In the first part of this article, I suggested that the Japan earthquake could be the catalyst the electronics industry needs to overhaul and improve its supply chain. (See: Tech Needs a Healthier Supply Chain, Part 1.) In this second and concluding part, I will look at how the industry arrived at its current situation — and why major steps must be taken to improve it.
Right now, there is enough work-in-progress inventory and other parts for firms to muddle through. But by the end of April, those parts will have been exhausted. Theoretically, companies have some breathing room to secure alternative suppliers, but this will be easier said than done, given the fact that all sectors of the supply chain were working flat-out, with little spare capacity, before the Japan disaster.
A shortage-driven run on components will deplete the inventory much more quickly. Restarting Japanese production has been made worse by the fact that even factories that weren't directly hit are struggling to maintain their pre-earthquake production levels due to power shortages, rolling blackouts, infrastructure difficulties, and making sure employees have enough food to eat and enough fuel to get to work.
Full-shift operation is impossible right now, especially at Japan's crystal pulling and wafer fab plants. If you cannot pull the crystals to make the wafers, which requires 48 hours of uninterrupted power, then you cannot feed the wafer fabs. This will mean an ongoing period of supply shortage hitting home in two to three months' time. The wafer shortage will affect every fab in the world, not just those in Japan, as will shortages of plastics and other materials used in the back end processing.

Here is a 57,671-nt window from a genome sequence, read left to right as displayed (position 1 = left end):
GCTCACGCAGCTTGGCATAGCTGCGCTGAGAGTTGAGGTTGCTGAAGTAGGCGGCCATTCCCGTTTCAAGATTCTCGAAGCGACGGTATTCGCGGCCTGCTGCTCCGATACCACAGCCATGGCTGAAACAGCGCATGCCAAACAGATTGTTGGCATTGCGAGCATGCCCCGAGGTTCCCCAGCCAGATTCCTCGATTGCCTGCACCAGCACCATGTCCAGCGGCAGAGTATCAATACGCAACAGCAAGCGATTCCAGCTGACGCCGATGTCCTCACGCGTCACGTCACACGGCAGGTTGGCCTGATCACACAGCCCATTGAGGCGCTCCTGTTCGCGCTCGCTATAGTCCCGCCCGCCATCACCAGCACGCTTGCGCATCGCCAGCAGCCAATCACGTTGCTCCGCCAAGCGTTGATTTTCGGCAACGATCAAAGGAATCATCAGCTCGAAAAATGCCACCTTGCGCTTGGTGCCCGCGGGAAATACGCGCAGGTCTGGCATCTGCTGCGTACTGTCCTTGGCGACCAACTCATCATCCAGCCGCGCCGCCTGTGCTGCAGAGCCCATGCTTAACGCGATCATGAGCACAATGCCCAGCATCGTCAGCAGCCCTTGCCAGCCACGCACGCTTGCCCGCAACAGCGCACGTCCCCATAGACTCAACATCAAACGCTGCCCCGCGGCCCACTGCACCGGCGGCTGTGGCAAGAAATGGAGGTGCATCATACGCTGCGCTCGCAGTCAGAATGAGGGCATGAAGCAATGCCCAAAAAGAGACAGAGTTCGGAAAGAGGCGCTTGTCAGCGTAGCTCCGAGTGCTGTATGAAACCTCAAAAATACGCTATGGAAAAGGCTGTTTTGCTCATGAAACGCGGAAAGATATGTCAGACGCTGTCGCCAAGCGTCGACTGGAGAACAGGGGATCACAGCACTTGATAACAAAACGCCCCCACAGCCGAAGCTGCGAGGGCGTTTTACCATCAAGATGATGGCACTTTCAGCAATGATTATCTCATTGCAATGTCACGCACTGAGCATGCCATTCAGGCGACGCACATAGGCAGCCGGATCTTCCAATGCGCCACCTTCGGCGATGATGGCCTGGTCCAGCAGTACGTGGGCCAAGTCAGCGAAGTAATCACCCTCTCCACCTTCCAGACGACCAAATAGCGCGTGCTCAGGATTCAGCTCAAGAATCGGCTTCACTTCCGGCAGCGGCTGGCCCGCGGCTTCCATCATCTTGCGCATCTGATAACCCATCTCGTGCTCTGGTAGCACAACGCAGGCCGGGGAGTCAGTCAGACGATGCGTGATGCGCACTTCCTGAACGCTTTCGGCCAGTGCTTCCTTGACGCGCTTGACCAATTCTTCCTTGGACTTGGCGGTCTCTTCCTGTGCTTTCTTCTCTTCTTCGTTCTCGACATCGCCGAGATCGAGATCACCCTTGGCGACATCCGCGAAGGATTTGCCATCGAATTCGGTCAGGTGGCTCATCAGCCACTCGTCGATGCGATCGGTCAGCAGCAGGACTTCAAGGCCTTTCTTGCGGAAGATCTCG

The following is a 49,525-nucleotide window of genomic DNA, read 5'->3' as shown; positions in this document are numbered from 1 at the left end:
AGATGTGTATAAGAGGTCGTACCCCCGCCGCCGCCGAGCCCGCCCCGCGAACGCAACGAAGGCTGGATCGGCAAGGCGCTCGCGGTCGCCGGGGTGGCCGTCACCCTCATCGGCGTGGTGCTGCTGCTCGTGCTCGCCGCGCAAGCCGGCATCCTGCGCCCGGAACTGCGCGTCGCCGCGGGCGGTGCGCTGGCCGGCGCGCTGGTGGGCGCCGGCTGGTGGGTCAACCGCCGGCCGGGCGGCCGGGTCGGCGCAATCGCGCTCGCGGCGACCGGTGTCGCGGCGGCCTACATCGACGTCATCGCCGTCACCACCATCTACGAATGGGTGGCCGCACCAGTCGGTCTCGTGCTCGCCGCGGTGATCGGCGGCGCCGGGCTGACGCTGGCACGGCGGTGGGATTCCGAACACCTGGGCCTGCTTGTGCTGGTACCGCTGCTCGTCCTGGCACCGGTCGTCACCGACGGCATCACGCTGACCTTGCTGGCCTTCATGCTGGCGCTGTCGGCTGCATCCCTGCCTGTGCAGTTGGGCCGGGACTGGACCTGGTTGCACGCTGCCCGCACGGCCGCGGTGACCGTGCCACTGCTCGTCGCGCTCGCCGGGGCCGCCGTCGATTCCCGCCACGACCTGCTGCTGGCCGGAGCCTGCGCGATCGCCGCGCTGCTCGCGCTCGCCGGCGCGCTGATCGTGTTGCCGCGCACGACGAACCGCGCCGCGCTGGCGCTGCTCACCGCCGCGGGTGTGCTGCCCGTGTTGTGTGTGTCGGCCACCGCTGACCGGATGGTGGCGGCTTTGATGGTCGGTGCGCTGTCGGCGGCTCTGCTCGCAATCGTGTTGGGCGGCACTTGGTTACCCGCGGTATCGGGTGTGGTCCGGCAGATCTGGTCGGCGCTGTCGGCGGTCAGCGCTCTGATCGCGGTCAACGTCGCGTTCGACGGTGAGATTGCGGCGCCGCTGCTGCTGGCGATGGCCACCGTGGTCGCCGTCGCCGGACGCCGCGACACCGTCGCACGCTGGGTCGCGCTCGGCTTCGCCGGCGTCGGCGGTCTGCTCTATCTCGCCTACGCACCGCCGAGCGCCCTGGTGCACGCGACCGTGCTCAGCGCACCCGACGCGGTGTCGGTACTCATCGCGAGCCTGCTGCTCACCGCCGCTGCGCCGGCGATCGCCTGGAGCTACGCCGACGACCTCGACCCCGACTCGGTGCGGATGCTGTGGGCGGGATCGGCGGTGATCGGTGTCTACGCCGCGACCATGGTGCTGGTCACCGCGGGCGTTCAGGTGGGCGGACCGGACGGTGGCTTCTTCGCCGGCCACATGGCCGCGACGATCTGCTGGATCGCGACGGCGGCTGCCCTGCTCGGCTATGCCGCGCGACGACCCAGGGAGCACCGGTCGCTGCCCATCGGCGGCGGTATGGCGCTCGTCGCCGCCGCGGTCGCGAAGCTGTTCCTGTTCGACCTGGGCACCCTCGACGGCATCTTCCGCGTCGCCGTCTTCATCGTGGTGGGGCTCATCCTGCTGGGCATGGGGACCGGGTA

Assuming things get back to normal by the June-July time frame, it will then take three months for normal supplies to resume. That means the IC shipment business will return to normal operations in the fourth quarter at the earliest (minus the output from any factories that were damaged beyond repair).
We have already seen OEM plant closures as a result of problems with getting supplies; this situation is likely to worsen as the slow process of recovery begins. Fabs need power — lots of it, and at a reliable flow — and no one is going to risk restarting a fab or wafer plant until supplies can be relied upon. With 40 percent and 22 percent of global wafer production and wafer processing, respectively, done in Japan, and with no spare capacity, there is zero chance for this slack to be taken up elsewhere, even once problems with securing raw materials, shipping product, and employee absences are resolved.
So much, then, for the “wafers-are-not-strategic” school of thought punted by the IDMs going fabless (or fab-lite), and the OEMs switching chip suppliers at the drop of a price reduction. So much, too, for a world where supply chain security played second fiddle to balance sheet gerrymandering.
Outsourcing everything — like cheap debt — looks great on the balance sheet. That's often the only reason why it's done — not because it delivers better customer service. Outsourcing is also dangerously superficial. So long as everything works okay, outsourcing seems like the right thing to be doing. But when something goes wrong, the effects are potentially catastrophic, made worse by the fact no one really has any contingency planning any more.
Big companies will fail or be radically restructured as a result of the Japan tragedy. The crisis probably won't bring down whole countries, but it might make governments rethink their strategic dependencies, just as they did with oil in the post-war years. The European Commission is investigating the Key Enabling Technologies (KET), such as micro- and nano-electronics, that will drive the development of goods and services in the future.